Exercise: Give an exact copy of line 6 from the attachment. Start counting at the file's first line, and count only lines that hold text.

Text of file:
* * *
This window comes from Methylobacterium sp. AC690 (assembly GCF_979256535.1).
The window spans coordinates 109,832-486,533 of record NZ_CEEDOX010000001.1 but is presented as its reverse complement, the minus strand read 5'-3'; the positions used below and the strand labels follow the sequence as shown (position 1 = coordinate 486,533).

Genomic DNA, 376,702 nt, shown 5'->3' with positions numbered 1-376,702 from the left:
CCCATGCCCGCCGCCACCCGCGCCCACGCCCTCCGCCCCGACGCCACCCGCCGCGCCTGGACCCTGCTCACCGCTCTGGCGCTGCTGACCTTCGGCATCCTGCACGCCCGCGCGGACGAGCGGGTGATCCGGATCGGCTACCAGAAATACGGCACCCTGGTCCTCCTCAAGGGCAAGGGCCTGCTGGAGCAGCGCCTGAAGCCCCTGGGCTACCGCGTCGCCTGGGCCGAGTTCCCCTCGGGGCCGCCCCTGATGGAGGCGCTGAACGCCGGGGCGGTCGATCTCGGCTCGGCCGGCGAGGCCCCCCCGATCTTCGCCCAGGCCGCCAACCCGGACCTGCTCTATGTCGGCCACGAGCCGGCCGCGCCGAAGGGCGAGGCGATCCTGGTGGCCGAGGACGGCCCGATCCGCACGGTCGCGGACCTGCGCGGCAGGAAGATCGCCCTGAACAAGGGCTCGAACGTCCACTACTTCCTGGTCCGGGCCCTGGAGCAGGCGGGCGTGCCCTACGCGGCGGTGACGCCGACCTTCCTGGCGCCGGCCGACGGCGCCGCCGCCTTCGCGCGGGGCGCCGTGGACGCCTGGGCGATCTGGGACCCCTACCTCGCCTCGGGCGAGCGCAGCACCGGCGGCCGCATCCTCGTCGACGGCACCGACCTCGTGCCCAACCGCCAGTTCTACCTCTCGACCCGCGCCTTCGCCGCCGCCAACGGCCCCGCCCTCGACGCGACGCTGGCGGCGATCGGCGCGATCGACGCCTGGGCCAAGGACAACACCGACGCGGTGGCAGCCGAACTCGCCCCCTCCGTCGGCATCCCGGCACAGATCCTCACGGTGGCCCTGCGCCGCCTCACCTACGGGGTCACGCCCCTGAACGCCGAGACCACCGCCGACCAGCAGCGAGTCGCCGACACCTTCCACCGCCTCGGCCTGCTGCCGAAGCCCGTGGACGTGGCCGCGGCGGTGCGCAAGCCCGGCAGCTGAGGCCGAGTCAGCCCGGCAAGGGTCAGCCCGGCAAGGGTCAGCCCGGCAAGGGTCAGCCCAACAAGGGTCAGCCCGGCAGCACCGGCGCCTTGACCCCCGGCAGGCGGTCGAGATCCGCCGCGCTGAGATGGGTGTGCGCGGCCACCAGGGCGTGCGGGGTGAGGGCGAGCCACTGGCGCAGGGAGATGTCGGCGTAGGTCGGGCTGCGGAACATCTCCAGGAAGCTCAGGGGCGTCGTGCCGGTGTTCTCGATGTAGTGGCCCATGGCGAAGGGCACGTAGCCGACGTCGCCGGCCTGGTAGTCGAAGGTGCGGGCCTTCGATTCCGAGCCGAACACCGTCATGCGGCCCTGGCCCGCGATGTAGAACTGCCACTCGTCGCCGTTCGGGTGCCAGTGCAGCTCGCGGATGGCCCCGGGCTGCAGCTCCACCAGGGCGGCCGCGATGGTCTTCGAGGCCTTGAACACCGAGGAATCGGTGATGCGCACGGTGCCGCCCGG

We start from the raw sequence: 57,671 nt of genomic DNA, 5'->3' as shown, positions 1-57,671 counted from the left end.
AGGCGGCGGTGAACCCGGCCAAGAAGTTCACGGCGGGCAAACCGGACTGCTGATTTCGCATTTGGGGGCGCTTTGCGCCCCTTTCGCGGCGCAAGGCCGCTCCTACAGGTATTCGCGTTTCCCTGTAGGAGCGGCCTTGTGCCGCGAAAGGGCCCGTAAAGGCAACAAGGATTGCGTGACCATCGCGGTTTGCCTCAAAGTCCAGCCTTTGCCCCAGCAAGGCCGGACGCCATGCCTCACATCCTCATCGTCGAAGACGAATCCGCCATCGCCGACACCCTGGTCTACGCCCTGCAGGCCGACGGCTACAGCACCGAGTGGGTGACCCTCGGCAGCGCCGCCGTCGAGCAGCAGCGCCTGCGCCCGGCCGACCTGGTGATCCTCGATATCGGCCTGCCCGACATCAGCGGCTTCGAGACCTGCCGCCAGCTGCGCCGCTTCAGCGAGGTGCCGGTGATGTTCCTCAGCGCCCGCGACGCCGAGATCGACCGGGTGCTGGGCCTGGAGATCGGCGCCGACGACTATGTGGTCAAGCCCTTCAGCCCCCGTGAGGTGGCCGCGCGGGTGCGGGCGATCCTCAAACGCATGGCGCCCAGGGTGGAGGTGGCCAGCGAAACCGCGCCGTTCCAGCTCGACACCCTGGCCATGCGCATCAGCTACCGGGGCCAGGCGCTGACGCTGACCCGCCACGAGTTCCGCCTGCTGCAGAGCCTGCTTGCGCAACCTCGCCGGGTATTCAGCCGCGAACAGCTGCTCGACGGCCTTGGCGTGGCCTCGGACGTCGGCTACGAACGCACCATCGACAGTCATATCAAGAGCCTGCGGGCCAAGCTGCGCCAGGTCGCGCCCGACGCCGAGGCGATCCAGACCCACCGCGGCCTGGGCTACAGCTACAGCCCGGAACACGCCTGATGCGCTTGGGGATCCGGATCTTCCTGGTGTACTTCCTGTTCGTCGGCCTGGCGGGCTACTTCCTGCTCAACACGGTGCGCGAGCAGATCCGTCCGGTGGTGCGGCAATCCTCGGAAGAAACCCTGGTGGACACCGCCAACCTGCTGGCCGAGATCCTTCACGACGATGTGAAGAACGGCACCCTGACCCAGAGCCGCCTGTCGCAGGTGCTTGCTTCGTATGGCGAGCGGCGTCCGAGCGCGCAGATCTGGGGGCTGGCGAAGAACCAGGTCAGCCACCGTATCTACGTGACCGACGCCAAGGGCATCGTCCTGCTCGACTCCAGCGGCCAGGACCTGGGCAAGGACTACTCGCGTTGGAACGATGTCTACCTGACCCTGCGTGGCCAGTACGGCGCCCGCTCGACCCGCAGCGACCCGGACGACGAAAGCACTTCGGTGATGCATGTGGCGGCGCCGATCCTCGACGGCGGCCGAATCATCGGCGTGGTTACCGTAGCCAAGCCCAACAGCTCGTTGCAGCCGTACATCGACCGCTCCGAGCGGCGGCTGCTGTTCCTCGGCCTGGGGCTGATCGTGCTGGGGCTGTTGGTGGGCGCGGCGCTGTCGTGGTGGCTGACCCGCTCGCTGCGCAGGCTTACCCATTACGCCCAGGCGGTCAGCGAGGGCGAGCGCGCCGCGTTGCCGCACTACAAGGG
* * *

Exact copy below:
AGGCGGCGGTGAACCCGGCCAAGAAGTTCACGGCGGGCAAACCGGACTGCTGATTTCGCATTTGGGGGCGCTTTGCGCCCCTTTCGCGGCGCAAGGCCGCTCCTACAGGTATTCGCGTTTCCCTGTAGGAGCGGCCTTGTGCCGCGAAAGGGCCCGTAAAGGCAACAAGGATTGCGTGACCATCGCGGTTTGCCTCAAAGTCCAGCCTTTGCCCCAGCAAGGCCGGACGCCATGCCTCACATCCTCATCGTCGAAGACGAATCCGCCATCGCCGACACCCTGGTCTACGCCCTGCAGGCCGACGGCTACAGCACCGAGTGGGTGACCCTCGGCAGCGCCGCCGTCGAGCAGCAGCGCCTGCGCCCGGCCGACCTGGTGATCCTCGATATCGGCCTGCCCGACATCAGCGGCTTCGAGACCTGCCGCCAGCTGCGCCGCTTCAGCGAGGTGCCGGTGATGTTCCTCAGCGCCCGCGACGCCGAGATCGACCGGGTGCTGGGCCTGGAGATCGGCGCCGACGACTATGTGGTCAAGCCCTTCAGCCCCCGTGAGGTGGCCGCGCGGGTGCGGGCGATCCTCAAACGCATGGCGCCCAGGGTGGAGGTGGCCAGCGAAACCGCGCCGTTCCAGCTCGACACCCTGGCCATGCGCATCAGCTACCGGGGCCAGGCGCTGACGCTGACCCGCCACGAGTTCCGCCTGCTGCAGAGCCTGCTTGCGCAACCTCGCCGGGTATTCAGCCGCGAACAGCTGCTCGACGGCCTTGGCGTGGCCTCGGACGTCGGCTACGAACGCACCATCGACAGTCATATCAAGAGCCTGCGGGCCAAGCTGCGCCAGGTCGCGCCCGACGCCGAGGCGATCCAGACCCACCGCGGCCTGGGCTACAGCTACAGCCCGGAACACGCCTGATGCGCTTGGGGATCCGGATCTTCCTGGTGTACTTCCTGTTCGTCGGCCTGGCGGGCTACTTCCTGCTCAACACGGTGCGCGAGCAGATCCGTCCGGTGGTGCGGCAATCCTCGGAAGAAACCCTGGTGGACACCGCCAACCTGCTGGCCGAGATCCTTCACGACGATGTGAAGAACGGCACCCTGACCCAGAGCCGCCTGTCGCAGGTGCTTGCTTCGTATGGCGAGCGGCGTCCGAGCGCGCAGATCTGGGGGCTGGCGAAGAACCAGGTCAGCCACCGTATCTACGTGACCGACGCCAAGGGCATCGTCCTGCTCGACTCCAGCGGCCAGGACCTGGGCAAGGACTACTCGCGTTGGAACGATGTCTACCTGACCCTGCGTGGCCAGTACGGCGCCCGCTCGACCCGCAGCGACCCGGACGACGAAAGCACTTCGGTGATGCATGTGGCGGCGCCGATCCTCGACGGCGGCCGAATCATCGGCGTGGTTACCGTAGCCAAGCCCAACAGCTCGTTGCAGCCGTACATCGACCGCTCCGAGCGGCGGCTGCTGTTCCTCGGCCTGGGGCTGATCGTGCTGGGGCTGTTGGTGGGCGCGGCGCTGTCGTGGTGGCTGACCCGCTCGCTGCGCAGGCTTACCCATTACGCCCAGGCGGTCAGCGAGGGCGAGCGCGCCGCGTTGCCGCACTACAAGGG